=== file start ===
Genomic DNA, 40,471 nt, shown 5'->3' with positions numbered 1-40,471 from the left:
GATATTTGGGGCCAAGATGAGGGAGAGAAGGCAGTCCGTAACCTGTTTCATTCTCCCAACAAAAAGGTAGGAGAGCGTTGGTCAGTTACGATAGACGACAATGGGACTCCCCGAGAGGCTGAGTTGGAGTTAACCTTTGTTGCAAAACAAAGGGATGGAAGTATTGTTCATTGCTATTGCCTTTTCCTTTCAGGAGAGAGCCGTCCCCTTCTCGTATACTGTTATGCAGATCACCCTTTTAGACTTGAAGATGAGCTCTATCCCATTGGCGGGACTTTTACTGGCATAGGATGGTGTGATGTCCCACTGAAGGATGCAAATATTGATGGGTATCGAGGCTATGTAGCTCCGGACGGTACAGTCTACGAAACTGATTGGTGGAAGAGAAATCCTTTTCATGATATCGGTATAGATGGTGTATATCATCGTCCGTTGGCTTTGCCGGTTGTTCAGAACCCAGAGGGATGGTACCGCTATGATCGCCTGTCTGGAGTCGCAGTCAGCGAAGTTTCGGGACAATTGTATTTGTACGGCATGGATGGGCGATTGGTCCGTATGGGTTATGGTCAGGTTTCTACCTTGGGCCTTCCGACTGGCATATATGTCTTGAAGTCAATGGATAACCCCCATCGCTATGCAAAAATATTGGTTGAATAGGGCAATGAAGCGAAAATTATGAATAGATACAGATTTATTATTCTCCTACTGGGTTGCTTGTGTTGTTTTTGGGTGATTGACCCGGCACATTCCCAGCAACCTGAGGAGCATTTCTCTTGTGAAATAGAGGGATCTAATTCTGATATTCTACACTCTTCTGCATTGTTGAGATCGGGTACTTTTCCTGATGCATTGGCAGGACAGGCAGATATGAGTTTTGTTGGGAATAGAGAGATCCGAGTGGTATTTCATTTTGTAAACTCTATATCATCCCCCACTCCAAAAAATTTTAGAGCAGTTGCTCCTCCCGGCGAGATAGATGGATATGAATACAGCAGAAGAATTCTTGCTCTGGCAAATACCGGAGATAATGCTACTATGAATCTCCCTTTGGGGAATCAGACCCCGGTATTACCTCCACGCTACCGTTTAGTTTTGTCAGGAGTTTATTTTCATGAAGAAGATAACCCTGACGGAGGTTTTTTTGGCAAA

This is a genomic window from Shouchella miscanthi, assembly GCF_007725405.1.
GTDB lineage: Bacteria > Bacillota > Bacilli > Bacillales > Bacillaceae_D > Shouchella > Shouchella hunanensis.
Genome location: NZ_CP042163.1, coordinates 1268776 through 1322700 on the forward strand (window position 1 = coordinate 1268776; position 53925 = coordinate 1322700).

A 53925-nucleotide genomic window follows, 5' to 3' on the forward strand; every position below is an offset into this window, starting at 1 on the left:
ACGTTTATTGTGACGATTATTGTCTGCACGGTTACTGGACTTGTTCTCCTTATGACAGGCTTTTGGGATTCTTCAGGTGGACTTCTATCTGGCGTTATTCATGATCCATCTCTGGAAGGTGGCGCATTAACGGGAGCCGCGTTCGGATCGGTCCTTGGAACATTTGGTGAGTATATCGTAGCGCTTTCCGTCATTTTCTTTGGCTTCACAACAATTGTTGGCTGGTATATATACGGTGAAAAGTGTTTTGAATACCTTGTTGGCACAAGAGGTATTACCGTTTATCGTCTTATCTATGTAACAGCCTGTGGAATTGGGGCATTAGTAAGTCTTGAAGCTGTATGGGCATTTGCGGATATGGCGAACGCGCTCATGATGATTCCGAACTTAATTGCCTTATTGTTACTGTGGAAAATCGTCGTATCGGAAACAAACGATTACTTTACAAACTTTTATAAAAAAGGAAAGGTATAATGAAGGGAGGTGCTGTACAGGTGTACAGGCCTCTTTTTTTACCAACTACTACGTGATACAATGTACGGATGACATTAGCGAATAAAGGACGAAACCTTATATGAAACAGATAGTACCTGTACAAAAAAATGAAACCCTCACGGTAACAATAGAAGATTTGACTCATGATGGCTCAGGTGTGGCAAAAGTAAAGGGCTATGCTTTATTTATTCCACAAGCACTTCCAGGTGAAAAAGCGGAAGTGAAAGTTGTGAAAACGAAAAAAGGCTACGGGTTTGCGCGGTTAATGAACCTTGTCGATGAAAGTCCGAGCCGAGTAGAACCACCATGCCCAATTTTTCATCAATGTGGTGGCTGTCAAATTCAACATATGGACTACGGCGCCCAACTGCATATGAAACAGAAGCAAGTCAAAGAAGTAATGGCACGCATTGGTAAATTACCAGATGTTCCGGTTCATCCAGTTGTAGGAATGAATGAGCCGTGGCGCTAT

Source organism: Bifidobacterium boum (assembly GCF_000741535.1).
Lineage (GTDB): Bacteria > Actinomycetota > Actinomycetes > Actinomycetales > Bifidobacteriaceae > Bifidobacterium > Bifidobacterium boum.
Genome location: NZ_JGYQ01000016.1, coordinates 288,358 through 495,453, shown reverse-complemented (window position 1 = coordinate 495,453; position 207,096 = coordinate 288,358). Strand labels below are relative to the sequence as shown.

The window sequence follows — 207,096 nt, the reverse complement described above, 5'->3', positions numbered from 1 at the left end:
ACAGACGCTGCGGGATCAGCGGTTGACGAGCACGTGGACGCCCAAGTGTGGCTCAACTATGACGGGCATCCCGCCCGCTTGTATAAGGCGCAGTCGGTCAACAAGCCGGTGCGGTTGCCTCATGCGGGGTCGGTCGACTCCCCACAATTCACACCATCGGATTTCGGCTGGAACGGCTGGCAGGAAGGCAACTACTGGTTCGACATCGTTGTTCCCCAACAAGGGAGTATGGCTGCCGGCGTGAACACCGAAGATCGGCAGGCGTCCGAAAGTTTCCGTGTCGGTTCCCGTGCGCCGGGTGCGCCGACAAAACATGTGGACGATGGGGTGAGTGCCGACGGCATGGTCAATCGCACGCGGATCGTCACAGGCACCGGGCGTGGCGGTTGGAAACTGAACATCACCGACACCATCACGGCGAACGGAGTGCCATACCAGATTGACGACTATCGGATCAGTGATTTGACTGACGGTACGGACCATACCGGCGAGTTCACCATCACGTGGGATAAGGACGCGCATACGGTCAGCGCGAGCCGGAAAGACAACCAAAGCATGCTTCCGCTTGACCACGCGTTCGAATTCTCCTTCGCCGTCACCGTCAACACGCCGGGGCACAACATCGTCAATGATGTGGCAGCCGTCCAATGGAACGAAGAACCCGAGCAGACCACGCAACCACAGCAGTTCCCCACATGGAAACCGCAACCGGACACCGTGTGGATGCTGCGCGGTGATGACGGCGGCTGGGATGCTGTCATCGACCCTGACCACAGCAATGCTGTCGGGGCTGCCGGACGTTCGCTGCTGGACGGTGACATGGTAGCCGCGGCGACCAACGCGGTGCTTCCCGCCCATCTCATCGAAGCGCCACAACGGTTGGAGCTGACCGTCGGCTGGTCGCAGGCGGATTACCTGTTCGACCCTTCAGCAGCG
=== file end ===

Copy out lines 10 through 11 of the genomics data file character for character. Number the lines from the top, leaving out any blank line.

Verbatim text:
Genome location: NZ_JGYQ01000016.1, coordinates 288,358 through 495,453, shown reverse-complemented (window position 1 = coordinate 495,453; position 207,096 = coordinate 288,358). Strand labels below are relative to the sequence as shown.

The window sequence follows — 207,096 nt, the reverse complement described above, 5'->3', positions numbered from 1 at the left end: